The intruder maneuvered Maria past the small mudroom into the sleek, professionally-designed gourmet kitchen. Stainless steel appliances sparkled in the reflective lighting. The granite counters were spotless and uncluttered. The wine rack was full. A professional knife block stood next to the sink. A sign on the wall read “Welcome to the Madisons.” The refrigerator humming was the only sound in the room.

The man motioned for Maria to drop the toilet paper with the rest of the groceries. Then he pushed Maria down onto a kitchen chair, pulling zip ties from the pocket of his lumber jacket. He used the zip ties to anchor her arms and legs to the mahogany chair. This gave Maria her first chance to see her attacker. He wasn’t overly big, under 6 feet with a slight build. A black balaclava hid his face. When he rose, Maria noticed the gun tucked into the front of his pants.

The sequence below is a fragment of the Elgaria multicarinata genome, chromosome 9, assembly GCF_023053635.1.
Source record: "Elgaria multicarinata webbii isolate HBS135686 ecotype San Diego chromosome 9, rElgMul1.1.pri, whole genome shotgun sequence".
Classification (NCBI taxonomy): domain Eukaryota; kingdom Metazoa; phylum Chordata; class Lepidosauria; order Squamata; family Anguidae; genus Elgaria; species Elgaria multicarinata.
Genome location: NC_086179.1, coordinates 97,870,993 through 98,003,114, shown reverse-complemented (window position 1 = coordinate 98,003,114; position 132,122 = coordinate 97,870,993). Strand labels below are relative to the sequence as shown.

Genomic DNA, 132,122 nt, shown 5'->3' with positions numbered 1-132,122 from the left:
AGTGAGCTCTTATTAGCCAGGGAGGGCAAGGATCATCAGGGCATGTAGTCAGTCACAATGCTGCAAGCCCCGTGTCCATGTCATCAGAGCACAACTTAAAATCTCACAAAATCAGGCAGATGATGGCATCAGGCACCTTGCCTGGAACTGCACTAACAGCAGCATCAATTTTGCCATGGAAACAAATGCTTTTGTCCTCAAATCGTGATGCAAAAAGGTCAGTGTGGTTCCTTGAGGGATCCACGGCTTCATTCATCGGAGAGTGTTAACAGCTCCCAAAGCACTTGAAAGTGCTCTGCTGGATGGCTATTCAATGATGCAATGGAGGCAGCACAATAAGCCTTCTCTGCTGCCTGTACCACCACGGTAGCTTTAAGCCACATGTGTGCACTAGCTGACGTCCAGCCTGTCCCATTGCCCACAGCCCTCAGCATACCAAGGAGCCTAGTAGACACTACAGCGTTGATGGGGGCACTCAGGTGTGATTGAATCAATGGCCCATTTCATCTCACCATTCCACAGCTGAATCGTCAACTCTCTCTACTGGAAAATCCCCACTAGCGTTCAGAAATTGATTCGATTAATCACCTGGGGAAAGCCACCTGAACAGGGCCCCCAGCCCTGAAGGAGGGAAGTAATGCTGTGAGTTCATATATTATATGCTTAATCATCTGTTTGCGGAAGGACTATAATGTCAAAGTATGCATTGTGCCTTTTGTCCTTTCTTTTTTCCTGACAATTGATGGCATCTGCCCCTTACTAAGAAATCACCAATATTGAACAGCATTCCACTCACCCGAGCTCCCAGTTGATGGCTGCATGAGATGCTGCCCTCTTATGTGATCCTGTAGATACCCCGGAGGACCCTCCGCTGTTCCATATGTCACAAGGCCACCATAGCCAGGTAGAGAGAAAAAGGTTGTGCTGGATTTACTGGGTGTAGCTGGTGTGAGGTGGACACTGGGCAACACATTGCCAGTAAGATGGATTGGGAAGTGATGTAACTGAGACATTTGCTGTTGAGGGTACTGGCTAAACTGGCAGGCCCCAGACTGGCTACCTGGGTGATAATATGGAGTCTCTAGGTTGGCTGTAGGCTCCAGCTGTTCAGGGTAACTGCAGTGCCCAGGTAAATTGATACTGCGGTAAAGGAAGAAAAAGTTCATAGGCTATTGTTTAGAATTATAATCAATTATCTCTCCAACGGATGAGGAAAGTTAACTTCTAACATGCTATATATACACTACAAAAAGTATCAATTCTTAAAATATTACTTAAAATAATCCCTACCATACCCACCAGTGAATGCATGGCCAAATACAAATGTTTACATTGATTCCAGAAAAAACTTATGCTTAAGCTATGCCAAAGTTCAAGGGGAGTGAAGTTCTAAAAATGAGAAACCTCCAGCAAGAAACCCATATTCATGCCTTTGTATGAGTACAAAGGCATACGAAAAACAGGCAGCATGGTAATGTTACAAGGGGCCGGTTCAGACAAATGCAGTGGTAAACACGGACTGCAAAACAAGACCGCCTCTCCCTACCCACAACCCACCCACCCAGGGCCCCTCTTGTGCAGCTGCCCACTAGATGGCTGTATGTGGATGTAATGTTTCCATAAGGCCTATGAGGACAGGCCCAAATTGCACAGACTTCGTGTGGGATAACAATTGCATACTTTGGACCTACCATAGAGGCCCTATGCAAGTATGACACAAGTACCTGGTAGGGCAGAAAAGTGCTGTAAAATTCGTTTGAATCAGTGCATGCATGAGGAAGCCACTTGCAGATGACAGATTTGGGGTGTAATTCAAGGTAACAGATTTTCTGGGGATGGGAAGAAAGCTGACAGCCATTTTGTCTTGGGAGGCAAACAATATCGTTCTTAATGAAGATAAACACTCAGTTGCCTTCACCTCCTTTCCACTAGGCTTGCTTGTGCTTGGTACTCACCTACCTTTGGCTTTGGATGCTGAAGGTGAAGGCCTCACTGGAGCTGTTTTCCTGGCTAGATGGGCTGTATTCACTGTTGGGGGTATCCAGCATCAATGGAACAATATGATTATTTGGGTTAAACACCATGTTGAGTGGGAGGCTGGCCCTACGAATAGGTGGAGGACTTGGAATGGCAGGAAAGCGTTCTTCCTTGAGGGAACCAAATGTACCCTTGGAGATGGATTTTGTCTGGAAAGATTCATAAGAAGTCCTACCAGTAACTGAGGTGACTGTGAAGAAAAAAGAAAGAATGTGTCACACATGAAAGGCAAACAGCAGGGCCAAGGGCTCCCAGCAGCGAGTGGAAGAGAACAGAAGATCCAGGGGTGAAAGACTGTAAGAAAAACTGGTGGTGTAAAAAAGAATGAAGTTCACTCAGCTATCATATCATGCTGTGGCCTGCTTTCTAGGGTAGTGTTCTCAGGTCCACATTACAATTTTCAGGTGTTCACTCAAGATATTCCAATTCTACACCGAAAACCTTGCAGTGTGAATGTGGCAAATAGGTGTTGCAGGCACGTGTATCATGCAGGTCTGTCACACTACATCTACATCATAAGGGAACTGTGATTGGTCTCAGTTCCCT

“Do you have a name?” Maria asked. She had seen an episode of Grey’s Anatomy where April talked to the gunman rapidly, telling him random things about herself, saying she was a human being. “My name is Maria. I have a husband and a daughter. I’m a nurse…”

“You can call me Barney,” He browsed through the cupboards pulling out a box of Captain Crunch, then went to the fridge for milk.

“Like the Flintstones?” Maria asked.

He nodded, before pulling open several drawers searching for something.

“Excuse me, Barney, but if you are looking for the spoons, they are in the drawer beside the sink.”

Barney eyed Maria before retrieving a spoon from the drawer. He took a seat at the breakfast bar where he could keep Maria in his line of sight. He shovelled in several bites with the balaclava surrounding his mouth before rolling the material up. Black stubble covered his chin.